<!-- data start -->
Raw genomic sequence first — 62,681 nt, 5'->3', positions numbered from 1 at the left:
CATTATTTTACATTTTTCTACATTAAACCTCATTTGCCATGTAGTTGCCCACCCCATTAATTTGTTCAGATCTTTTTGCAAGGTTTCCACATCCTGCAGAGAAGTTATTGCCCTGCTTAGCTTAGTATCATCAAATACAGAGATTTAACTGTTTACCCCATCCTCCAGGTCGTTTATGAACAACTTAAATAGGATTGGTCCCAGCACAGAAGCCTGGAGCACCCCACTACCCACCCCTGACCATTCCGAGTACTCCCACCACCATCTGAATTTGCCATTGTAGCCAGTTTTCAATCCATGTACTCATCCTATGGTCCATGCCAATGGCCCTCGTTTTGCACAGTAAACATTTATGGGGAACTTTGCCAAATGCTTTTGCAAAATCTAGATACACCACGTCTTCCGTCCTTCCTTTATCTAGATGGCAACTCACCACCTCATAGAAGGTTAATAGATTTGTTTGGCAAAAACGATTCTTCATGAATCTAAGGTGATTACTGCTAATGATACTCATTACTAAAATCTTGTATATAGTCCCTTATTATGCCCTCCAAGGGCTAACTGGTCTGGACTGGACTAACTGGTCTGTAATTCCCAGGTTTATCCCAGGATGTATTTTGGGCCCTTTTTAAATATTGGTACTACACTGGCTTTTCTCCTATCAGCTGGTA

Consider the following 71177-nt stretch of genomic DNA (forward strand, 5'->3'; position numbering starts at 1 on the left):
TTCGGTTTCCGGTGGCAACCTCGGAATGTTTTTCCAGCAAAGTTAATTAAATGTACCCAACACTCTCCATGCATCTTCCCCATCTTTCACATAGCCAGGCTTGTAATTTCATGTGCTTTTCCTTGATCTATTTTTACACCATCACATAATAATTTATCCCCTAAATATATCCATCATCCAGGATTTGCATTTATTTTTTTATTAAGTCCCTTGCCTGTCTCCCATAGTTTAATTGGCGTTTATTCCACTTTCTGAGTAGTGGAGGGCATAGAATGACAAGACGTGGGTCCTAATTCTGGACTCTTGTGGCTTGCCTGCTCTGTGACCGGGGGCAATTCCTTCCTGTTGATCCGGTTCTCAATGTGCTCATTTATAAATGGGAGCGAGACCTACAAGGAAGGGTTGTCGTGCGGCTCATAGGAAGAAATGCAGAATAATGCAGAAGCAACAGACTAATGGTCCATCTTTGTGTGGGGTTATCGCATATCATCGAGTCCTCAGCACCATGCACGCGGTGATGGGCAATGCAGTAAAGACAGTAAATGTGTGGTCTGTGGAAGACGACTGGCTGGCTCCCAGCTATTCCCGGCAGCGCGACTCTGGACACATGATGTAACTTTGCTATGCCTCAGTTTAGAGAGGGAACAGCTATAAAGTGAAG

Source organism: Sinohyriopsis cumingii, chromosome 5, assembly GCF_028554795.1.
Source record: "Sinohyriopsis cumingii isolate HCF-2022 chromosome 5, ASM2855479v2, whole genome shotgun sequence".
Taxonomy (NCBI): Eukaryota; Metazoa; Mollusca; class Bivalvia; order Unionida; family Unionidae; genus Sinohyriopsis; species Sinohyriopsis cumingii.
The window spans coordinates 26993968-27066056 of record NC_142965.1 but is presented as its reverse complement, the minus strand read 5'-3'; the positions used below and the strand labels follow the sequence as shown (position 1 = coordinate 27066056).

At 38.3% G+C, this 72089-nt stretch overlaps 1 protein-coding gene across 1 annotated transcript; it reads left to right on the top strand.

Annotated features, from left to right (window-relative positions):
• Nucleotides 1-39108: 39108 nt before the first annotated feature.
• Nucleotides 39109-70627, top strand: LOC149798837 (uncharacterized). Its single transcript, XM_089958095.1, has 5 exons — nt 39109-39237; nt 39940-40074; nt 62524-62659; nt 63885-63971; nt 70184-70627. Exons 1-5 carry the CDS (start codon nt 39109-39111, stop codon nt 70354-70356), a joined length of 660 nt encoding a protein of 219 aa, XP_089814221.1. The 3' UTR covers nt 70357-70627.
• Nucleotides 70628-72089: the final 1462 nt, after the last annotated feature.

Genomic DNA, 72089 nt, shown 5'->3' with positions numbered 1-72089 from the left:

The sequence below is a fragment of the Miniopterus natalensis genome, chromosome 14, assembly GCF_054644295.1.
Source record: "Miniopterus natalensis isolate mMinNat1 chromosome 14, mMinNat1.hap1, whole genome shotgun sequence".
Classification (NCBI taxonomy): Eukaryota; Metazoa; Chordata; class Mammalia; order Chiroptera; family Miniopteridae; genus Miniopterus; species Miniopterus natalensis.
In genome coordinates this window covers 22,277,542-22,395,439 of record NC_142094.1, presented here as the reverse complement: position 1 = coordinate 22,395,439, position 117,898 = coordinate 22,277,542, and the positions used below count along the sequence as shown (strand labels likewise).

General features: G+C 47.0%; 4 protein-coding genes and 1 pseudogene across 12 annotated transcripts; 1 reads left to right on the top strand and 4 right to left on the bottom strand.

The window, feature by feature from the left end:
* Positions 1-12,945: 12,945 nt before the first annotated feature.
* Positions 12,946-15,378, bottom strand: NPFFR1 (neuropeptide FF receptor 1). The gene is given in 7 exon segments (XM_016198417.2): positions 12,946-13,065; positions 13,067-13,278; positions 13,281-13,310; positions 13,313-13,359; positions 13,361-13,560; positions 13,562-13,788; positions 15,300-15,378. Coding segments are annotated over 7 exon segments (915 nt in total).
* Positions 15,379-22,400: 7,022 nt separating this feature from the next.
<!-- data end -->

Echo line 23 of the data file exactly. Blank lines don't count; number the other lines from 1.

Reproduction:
* Positions 15,379-22,400: 7,022 nt separating this feature from the next.